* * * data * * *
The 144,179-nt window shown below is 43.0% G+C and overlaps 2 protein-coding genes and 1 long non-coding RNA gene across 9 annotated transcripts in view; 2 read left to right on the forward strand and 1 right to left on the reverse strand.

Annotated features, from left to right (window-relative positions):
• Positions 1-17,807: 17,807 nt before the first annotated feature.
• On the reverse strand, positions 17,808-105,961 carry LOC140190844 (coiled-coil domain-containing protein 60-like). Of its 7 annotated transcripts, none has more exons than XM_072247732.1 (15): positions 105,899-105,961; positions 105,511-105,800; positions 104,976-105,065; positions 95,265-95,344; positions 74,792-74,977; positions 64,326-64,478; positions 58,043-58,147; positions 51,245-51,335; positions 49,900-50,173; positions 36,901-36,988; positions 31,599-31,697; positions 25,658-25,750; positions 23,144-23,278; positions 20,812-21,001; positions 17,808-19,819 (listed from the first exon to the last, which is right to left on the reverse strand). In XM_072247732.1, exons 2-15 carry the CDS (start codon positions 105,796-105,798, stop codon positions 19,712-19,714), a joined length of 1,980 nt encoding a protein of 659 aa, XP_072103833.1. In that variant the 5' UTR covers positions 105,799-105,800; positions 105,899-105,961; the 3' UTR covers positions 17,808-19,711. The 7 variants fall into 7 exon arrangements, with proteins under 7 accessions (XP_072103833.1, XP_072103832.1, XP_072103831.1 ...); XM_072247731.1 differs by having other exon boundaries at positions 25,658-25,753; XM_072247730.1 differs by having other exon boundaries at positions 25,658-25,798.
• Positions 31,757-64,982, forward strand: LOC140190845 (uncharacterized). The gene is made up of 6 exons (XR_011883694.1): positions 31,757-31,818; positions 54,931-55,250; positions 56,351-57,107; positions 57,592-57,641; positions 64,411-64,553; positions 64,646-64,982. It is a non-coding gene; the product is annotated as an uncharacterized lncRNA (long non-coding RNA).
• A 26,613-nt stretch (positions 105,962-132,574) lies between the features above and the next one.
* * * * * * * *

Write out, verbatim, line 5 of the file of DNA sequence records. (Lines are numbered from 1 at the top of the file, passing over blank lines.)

• Positions 31,757-64,982, forward strand: LOC140190845 (uncharacterized). The gene is made up of 6 exons (XR_011883694.1): positions 31,757-31,818; positions 54,931-55,250; positions 56,351-57,107; positions 57,592-57,641; positions 64,411-64,553; positions 64,646-64,982. It is a non-coding gene; the product is annotated as an uncharacterized lncRNA (long non-coding RNA).